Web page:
The brig (says Dobson) proceeded on the voyage taken possession of the vessel ; that, as the deed was camiot but be successful as an authoress, provided she devote herself to the illustration of life as it is, and not as it is idly depicted

with variable winds, but with every prospect of mak- now done, it would be useless to go to the United by the poets of a forgotten er u.

ing a fair passage. One morning, after the vessel had | States, and they had determined to sail for Europe;

son,

and that, if I would assist them, they would not only The trial took place before Chief-Justice Marshall, | crooked toils of policy - I listen to the debates of save my life, but I should be well paid for my services at Richmond, Virginia, on the 16th of July 1827, and councils I pursue the route of armies.I mingle in when the cargo was disposed of.

the evidence of the guilt of the prisoners was so clear, mighty battles I attend the fugitive, the captive,

that they were condemned to death, and were executed the dying. I trace the rise and fall of individuals Of course, this plausible story of Tardy was a a month afterwards.

and of nations. I mark the incessant struggles and mere fabrication, in order to excuse the murders and

As soon as the tale of horror which we have nar- agitations of men, their keen pursuits, their furious the seizure of the vessel ; but as I was not in a con- rated became generally known, a very considerable rivalries, their remorseless ambition, and ask myself dition to dispute the accuracy of the statement, I of- degree of interest was manifested with regard to the what availeth all this now? I contrast this stir with fered no objections to it, and consented to do that configuration of the head of the principal actor, Tardy; my own tranquil seclusion, and comfort myself with

and his skull was therefore made the object of mea- thinking, that if my ease be insignificant, it is at least which was requested of me, whereupon I obtained per- surement and analysis, in order to see if it corres- harmless and safe. Sometimes I follow the wanderer mission to lie down on my mattrass to take some re- ponded with the principles laid down by Phrenology. by land or sea, into strange countries, among savage pose. In the course of the morning, after the work For the special results of these examinations, we must people. I see nature under aspects different from of destruction had been completed, the Spaniards set

refer to the 5th volume of the Edinburgh Phrenolo- what I ever saw; and men varying from each other up loud cries of exultation, and, intoxicated with their the skull of Tardy was found to be low in front, burning suns, or shiver amidst polar ice. I share

gical Journal ; it is sufficient for us here to state that as much as the regions they inhabit. I faint under success, walked about the deck, which, as well as the showing a deficiency of moral and intellectual facul- the traveller's perils and escapes, his adventures and sails and rigging, was every where dyed with blood, ties, and a large preponderance behind, proving a discoveries. I sympathise in the rude repulses which and they occasionally resorted to a bottle of liquor predominance of the destructive and grovelling pro- he meets with the seasonable relief--the unexpected placed on the hencoop. They were not, however, so pensities of our nature. Possibly these might have kindness. And I readily bestow on him, like the far gone as to neglect the clearing away of all traces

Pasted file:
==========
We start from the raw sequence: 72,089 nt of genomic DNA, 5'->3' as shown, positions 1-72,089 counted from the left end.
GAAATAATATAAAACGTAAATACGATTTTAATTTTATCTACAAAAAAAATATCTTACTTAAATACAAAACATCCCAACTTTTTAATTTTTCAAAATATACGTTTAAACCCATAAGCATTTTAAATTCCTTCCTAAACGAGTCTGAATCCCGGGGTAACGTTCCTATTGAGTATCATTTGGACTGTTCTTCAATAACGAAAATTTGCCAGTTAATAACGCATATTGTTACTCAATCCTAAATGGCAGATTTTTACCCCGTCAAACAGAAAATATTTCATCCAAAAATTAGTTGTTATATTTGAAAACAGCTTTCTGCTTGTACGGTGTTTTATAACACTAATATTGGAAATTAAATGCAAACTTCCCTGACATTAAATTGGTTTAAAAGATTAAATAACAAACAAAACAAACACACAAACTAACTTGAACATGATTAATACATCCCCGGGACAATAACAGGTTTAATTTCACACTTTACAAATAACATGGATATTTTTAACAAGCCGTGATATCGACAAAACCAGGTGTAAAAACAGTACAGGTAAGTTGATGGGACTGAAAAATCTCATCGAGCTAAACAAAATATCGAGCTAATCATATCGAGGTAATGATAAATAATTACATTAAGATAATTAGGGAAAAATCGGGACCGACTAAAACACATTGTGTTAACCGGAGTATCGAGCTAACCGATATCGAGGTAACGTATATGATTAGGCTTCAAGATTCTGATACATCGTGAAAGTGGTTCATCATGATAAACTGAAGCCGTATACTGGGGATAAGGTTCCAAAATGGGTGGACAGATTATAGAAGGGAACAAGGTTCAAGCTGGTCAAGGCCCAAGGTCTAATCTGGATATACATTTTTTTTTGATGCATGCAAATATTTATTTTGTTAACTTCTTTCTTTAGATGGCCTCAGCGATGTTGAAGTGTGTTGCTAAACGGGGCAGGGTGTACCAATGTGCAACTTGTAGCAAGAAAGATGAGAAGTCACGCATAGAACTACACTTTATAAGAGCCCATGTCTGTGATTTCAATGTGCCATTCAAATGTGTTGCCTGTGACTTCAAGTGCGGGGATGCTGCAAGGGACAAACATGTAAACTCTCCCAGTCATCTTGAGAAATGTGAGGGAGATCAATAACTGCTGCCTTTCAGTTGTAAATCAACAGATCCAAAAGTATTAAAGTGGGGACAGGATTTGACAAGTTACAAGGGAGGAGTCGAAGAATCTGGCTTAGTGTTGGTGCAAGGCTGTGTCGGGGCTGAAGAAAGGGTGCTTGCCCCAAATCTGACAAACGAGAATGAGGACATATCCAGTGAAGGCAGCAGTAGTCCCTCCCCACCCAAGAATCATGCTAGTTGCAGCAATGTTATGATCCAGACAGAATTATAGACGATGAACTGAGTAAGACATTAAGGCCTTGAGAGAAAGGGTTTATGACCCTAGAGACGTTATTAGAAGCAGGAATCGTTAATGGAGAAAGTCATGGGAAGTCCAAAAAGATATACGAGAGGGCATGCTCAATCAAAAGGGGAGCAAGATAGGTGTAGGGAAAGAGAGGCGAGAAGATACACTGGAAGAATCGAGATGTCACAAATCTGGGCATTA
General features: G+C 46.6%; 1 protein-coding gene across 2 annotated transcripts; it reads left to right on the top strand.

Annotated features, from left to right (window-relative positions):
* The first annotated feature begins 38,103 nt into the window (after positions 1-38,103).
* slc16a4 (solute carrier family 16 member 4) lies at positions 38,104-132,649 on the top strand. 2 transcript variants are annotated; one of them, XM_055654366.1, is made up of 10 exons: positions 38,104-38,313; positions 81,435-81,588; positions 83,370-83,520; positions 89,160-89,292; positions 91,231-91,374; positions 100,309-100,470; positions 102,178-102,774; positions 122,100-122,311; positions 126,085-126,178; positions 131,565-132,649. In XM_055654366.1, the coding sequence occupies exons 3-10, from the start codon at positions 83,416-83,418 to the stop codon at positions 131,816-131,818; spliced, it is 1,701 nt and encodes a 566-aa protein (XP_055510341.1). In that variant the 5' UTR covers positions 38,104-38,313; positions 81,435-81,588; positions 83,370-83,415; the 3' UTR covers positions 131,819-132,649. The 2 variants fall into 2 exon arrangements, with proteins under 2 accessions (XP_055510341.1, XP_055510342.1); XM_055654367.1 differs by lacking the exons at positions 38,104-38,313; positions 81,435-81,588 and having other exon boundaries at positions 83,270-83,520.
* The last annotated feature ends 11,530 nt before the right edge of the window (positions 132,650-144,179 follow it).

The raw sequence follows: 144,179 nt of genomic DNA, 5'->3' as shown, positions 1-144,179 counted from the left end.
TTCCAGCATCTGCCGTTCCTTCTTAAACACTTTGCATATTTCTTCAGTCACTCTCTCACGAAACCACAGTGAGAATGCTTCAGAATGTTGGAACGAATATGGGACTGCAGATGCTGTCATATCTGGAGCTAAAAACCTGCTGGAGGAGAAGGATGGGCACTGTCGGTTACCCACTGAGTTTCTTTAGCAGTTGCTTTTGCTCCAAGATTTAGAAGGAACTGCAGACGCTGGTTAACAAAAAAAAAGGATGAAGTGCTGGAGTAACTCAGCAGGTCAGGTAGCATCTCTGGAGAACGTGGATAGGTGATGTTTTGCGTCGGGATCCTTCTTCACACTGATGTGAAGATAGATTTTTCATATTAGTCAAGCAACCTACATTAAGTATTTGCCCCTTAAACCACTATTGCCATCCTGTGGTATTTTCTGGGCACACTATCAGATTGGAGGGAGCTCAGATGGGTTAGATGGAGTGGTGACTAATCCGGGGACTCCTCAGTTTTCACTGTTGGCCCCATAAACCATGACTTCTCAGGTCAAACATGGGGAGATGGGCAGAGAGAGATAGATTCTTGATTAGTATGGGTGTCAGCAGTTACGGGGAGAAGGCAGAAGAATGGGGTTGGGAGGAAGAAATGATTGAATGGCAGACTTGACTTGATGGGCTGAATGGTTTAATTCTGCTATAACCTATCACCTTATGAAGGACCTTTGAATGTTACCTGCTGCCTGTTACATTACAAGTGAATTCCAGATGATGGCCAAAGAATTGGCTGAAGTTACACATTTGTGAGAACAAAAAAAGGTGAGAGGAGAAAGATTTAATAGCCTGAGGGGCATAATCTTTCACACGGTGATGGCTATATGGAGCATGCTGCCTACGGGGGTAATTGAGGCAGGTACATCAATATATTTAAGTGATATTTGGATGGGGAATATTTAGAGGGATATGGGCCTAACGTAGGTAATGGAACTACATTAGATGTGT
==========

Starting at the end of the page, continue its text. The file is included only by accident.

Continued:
been modified by early culture, along with the incul- amiable Cowper, my thanks and praise, that, with so of the murders. They washed the deck and rigging, the whole career of the man offers one of the most pose. Sometimes I (pierce into the thorny thicket of cation of moral and religious sentiments; as it was, much toil to himself

, he has spread a feast for my reand painted the sails to conceal the blood with which striking instances in modern times, of a human being metaphysics ; pushing aside the boughs, and catching they were stained. During the day, all the papers devoting himself, under every circumstance of life, to by the twigs, and leaping the ditches, and wading belonging to the brig were torn up and thrown overthe destruction of his fellow-creatures,

through the quagmires, with closed eyes, and indefaboard, and all the chests and trunks which had be

tigable arms, till, after long warfare, I find myself

just where I set out, with little other benefit than longed to the passengers and crew were ransacked for

PLEASURES OF BAD DAY.

the sharpened activity acquired in the conflict. Some. plunder. The American flag was also destroyed,

(We here make another quotation from “THE CABINET, a

times I take upon myself the task of active labour, and materials were produced for making a Spanish series of Essays Moral and Literary," of which we presented more and (as at this present writing) cull from the gathered flag, which Mr Ginoulhiac was required to put to

than one specimen about three months ago. We have been much stores of my CABINET, for the benefit of my readers

concerned to observe the continued obscurity of this delightful and posterity. gether.